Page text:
Setup Instructions: Windows

Checking your current version of Python

Python may already installed on your system. Open a command window by right-clicking on the Desktop while holding the shift key, and then select “Open Command Window Here”. You can also search for “command” in the task bar. Find out which version is your default by issuing the command python --version:

> python --version
Python 2.7.6

If you see something like this, Python 2.7 is your default version. You should also see if you have Python 3 installed:

> python3 --version
Python 3.4.0

If you have Python 3.4 or later, it’s fine to start out by using the installed version. If you have Python 3.3 or earlier, it’s probably worth installing Python 3.5.

If you get an error message for both of these commands, Python is not installed on your system, and you should install Python 3.5.


Installing Python 3.5

Go to and click the button labeled “Download Python 3.5”. Download the installer, and when you run it make sure to check the Add Python to PATH option:

Add Python to PATH box checked

Checking this button ensures that you’ll be able to use the simple command python. If you missed this step, see Adding Python to Your Path Variable.

You can confirm that the installation was successful:

> python --version
Python 3.5.0

Now to start a Python terminal session, you’ll use the command python:

> python
Python 3.5.0 (v3.5.0:374f501f4567, Sep 13 2015, 02:16:59) [MSC v.1900 32 bit (Intel)] on win32
Type "help", "copyright", "credits" or "license" for more information.

You’ll use this command when you configure your text editor, and when you run programs from the terminal.


Adding Python to Your Path Variable

If you checked Add Python to PATH when you installed Python and the command python works, you can skip this step.

To find the path to Python on your system, open Windows Explorer and look in your C:\ drive. Look for a folder starting with Python; you might need to enter python in the Windows Explorer search bar to find the right folder. Open the folder, and look for a file with the lowercase name python. Right-click this file and choose Properties; you’ll then see the path to this file under the heading Location.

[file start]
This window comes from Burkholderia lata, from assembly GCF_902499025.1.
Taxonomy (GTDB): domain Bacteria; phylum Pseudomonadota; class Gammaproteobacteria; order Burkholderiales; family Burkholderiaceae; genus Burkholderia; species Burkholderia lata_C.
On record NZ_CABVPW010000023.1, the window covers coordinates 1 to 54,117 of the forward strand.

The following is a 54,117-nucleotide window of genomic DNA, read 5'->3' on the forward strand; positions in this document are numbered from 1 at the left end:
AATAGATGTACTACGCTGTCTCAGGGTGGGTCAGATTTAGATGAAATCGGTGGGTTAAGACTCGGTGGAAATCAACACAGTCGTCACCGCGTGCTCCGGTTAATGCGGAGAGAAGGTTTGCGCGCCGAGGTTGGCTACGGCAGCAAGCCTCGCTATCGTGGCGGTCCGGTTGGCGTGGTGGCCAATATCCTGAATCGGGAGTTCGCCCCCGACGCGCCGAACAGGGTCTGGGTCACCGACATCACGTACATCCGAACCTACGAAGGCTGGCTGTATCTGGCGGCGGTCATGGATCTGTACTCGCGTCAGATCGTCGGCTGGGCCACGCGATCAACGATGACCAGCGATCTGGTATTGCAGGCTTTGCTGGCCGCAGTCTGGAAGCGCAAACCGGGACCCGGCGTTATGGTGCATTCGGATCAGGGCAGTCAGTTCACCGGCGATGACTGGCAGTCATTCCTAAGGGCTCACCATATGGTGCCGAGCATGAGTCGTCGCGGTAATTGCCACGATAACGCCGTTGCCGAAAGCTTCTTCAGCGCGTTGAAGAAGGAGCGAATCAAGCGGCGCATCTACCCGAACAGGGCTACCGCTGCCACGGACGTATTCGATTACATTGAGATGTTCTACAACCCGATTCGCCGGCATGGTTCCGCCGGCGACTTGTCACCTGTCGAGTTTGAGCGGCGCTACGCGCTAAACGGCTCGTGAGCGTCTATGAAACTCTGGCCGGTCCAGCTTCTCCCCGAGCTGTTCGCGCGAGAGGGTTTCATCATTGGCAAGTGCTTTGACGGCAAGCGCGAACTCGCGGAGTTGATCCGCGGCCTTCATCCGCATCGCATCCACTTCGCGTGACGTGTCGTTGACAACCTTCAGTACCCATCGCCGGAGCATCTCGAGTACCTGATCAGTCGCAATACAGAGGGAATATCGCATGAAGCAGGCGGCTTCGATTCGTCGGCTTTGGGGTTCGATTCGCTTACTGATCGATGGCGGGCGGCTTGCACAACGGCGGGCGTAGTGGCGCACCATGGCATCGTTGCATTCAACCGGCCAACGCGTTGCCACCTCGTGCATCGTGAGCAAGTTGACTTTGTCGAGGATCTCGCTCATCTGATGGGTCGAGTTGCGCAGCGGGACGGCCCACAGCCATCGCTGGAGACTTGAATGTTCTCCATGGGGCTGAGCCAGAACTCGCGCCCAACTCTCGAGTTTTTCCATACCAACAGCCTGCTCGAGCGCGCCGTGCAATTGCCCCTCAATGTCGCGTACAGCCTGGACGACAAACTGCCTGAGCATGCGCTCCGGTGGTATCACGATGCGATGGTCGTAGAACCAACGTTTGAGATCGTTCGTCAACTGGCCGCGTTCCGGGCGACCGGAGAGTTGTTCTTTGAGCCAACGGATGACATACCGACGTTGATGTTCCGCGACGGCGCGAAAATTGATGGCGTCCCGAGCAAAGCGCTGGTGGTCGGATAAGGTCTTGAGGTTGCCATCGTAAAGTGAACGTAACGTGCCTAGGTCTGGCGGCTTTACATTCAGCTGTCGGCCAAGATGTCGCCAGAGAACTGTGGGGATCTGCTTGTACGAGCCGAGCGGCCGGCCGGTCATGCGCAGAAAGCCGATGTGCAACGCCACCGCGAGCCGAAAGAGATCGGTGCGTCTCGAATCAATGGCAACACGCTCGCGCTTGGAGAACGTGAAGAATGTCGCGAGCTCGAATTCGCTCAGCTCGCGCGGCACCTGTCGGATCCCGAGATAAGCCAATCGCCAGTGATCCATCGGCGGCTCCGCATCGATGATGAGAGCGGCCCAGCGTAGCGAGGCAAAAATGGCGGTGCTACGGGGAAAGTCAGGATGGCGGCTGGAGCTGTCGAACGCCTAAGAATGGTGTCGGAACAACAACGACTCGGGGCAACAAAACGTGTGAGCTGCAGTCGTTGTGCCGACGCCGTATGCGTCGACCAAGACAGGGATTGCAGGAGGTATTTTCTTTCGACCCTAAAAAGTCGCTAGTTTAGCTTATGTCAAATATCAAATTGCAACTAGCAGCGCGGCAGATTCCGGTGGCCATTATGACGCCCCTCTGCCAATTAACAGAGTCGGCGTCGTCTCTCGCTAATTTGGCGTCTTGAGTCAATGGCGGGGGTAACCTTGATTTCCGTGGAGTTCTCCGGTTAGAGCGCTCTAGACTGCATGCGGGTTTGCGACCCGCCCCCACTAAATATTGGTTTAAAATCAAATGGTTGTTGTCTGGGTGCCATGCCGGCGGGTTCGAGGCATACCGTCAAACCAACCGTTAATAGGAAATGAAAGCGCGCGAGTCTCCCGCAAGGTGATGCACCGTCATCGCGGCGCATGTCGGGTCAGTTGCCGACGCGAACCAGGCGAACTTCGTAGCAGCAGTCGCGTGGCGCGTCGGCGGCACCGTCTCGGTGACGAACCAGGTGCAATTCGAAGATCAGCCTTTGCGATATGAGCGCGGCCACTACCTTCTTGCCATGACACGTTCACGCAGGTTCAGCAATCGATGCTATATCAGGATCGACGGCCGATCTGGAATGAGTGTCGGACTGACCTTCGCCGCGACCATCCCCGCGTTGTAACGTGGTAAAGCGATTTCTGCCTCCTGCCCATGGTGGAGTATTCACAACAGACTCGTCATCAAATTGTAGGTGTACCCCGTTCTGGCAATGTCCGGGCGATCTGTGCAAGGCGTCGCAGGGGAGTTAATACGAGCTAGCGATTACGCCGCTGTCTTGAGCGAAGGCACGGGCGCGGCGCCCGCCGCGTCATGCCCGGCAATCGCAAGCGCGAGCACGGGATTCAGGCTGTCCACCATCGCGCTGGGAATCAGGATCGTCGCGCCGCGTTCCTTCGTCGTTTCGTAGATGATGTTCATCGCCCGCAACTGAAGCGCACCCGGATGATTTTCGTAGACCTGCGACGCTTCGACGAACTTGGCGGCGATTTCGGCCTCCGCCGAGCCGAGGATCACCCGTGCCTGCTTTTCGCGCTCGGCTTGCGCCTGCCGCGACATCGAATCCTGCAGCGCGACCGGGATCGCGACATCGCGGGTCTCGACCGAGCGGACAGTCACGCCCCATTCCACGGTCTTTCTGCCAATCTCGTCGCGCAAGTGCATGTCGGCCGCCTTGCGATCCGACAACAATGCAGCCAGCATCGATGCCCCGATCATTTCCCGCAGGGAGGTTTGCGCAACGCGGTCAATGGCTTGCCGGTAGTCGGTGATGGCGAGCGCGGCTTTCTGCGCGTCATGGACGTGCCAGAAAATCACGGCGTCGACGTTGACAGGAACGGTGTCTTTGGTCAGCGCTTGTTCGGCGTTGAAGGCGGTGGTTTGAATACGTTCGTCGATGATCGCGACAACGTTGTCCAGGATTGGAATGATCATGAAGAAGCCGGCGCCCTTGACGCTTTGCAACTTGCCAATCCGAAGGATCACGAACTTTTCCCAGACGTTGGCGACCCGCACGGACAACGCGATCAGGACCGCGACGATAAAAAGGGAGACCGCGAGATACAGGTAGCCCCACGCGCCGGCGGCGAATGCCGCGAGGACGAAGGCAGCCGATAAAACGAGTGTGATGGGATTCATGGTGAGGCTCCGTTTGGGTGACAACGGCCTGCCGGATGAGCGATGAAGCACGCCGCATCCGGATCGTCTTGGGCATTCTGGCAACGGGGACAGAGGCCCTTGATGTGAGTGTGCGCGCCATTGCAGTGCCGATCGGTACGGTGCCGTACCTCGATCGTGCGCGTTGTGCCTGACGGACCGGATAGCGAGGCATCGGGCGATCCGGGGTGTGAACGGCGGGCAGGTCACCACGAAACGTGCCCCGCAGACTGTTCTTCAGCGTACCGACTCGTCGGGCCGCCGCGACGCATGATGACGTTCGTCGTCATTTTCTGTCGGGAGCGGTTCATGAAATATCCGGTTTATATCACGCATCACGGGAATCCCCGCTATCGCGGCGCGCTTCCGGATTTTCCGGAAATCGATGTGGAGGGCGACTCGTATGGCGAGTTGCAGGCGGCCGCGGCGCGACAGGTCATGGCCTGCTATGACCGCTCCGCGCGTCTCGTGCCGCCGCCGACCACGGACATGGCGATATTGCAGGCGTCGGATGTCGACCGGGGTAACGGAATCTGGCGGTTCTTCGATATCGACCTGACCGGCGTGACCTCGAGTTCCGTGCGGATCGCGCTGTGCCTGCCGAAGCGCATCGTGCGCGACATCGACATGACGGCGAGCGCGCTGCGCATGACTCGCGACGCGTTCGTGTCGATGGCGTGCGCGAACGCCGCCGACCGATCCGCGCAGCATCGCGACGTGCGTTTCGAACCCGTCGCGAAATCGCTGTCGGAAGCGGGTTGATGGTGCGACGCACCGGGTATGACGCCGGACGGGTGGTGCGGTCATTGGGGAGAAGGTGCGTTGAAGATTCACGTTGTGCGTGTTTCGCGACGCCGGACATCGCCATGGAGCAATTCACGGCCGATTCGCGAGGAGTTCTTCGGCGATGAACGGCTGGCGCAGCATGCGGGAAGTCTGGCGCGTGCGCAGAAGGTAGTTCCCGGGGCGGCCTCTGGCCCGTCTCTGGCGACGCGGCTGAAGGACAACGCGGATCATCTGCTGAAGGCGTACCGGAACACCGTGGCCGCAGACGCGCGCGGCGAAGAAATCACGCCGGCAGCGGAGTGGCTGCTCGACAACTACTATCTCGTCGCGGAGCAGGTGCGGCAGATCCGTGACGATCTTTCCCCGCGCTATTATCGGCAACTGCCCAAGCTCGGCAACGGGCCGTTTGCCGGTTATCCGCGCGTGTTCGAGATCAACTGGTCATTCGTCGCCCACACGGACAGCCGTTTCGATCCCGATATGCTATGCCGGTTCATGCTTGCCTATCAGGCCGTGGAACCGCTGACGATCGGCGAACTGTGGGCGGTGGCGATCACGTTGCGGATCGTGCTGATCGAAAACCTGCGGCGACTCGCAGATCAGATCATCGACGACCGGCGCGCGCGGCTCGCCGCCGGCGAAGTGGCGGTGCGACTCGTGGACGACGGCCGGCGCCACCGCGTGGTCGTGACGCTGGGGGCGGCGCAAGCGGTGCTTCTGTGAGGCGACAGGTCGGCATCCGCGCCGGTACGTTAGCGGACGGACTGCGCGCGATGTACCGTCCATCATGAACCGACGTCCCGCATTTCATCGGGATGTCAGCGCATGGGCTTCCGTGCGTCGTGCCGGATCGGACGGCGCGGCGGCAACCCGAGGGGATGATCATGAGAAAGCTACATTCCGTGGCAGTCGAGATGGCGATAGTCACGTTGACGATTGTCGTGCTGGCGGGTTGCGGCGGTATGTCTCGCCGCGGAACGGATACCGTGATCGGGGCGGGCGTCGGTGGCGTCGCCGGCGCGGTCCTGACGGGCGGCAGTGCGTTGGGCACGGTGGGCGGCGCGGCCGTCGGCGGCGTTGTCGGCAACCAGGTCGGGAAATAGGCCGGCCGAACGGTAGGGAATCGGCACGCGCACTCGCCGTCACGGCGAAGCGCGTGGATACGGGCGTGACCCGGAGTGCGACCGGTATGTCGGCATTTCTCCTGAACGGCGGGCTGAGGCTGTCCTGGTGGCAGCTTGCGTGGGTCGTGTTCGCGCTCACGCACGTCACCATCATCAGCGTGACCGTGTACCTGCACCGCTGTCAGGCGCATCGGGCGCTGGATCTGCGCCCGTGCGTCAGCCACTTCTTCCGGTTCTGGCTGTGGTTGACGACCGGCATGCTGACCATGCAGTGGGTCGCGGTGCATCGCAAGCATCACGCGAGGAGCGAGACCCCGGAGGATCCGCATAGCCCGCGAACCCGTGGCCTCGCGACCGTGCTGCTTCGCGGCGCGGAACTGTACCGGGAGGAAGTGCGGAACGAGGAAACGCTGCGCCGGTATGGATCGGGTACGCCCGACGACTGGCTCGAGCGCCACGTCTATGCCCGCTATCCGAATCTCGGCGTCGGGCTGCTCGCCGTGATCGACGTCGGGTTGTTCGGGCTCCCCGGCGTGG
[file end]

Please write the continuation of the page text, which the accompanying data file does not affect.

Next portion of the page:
In a terminal window, use the path to confirm the version you just installed:

> C:\\Python35\python --version
Python 3.5.0

Open your system’s Control Panel, choose System and Security, and then choose System. Click Advanced System Settings*, and in the window that pops up click **Environment Variables.

In the box labeled System variables, look for a variable called Path. Click Edit. In the box that pops up, click in the box labeled Variable Value and use the right arrow key to scroll all the way to the right. Be careful not to write over the existing variable; if you do, click Cancel and try again. Add a semicolon and the path to your python.exe file to the existing variable:


Close any existing terminal windows, and open a new one. Now when you enter python –version, you should see the version of Python you just set in your Path variable. You can now start a Python terminal session by just entering python at a command prompt.

Installing Geany

You can download a Windows installer for Geany from Download and run the installer called geany-1.25_setup.exe, accepting all the defaults.


Configuring Geany

If you use the simple command python to start a terminal session on your system, you shouldn’t have to configure Geany at all. But if you use a command like python3 or a full path like C:\Python35\python to start a terminal session, you’ll have to modify Geany slightly so it uses the correct version of Python to run your programs.

Open an empty file and save it as The file should have one line in it:

print("Hello Python world!")

Go to Build>Set Build Commands. You should see the word Compile, and a command next to the word Compile. Change this to

python3 -m py_compile "%f"

You can also use a full path in this setting, such as C:\Python35\python -m py_compile "%f".

Next to the word Execute, enter the following command:

python3 "%f"

Again, you can use a full path, such as C:\Python35\python "%f".

Now you can run programs by selecting Build>Execute, clicking the Execute icon with a set of gears on it, or by pressing F5.